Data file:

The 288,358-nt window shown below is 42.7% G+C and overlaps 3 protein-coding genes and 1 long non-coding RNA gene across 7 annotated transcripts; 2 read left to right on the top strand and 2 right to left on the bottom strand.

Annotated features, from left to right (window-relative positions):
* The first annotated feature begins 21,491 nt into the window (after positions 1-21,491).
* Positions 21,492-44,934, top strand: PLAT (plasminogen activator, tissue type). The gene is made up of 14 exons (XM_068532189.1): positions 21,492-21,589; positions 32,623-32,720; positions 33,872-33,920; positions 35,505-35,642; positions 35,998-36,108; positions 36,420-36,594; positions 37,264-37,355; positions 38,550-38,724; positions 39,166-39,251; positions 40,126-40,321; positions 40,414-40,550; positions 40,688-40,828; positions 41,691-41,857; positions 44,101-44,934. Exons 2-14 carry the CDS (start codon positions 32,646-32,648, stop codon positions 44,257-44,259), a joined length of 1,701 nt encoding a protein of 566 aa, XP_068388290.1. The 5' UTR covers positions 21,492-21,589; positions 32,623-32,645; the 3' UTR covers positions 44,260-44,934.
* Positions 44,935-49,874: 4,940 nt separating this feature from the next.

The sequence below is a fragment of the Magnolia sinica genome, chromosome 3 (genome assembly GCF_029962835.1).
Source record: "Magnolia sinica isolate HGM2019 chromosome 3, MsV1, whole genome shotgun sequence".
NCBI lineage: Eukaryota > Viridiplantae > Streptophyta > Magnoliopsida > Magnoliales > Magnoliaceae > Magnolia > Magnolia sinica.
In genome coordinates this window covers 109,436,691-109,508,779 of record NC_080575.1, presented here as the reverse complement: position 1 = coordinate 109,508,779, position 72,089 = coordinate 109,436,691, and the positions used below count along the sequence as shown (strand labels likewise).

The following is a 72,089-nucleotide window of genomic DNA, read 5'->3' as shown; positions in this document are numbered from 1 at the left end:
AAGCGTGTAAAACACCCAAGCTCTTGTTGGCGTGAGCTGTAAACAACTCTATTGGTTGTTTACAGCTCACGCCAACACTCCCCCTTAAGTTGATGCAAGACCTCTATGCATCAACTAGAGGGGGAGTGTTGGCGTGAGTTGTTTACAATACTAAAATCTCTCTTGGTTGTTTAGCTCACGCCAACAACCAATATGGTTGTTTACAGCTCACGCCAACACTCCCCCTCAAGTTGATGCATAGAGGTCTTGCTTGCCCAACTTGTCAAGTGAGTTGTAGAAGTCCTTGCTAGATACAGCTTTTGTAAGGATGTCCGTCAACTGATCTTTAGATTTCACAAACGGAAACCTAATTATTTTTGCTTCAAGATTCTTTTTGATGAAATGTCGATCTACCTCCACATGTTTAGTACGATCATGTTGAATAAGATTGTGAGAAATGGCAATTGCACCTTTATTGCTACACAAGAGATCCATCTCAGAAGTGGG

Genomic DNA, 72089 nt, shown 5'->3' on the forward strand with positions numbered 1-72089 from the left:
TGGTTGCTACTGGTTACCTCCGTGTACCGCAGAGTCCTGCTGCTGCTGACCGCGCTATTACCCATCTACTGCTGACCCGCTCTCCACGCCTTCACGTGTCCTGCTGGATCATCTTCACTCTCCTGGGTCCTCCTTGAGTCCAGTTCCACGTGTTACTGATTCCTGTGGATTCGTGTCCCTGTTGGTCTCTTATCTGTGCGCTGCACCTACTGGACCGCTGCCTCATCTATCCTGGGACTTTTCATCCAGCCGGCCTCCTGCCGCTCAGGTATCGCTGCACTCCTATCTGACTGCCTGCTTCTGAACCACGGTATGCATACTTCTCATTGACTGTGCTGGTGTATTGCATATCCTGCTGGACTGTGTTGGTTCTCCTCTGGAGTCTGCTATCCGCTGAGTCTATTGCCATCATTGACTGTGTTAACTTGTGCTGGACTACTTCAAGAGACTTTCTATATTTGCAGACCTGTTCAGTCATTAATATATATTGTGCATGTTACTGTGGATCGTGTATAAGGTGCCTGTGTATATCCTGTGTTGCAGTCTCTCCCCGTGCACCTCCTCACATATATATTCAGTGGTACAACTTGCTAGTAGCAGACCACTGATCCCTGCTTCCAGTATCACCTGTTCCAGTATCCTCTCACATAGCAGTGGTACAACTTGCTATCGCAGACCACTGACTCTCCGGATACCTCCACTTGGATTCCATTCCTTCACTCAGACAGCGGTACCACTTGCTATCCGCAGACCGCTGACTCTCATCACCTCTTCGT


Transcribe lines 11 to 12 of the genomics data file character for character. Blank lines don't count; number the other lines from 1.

AAGCGTGTAAAACACCCAAGCTCTTGTTGGCGTGAGCTGTAAACAACTCTATTGGTTGTTTACAGCTCACGCCAACACTCCCCCTTAAGTTGATGCAAGACCTCTATGCATCAACTAGAGGGGGAGTGTTGGCGTGAGTTGTTTACAATACTAAAATCTCTCTTGGTTGTTTAGCTCACGCCAACAACCAATATGGTTGTTTACAGCTCACGCCAACACTCCCCCTCAAGTTGATGCATAGAGGTCTTGCTTGCCCAACTTGTCAAGTGAGTTGTAGAAGTCCTTGCTAGATACAGCTTTTGTAAGGATGTCCGTCAACTGATCTTTAGATTTCACAAACGGAAACCTAATTATTTTTGCTTCAAGATTCTTTTTGATGAAATGTCGATCTACCTCCACATGTTTAGTACGATCATGTTGAATAAGATTGTGAGAAATGGCAATTGCACCTTTATTGCTACACAAGAGATCCATCTCAGAAGTGGG

Genomic DNA, 72089 nt, shown 5'->3' on the forward strand with positions numbered 1-72089 from the left: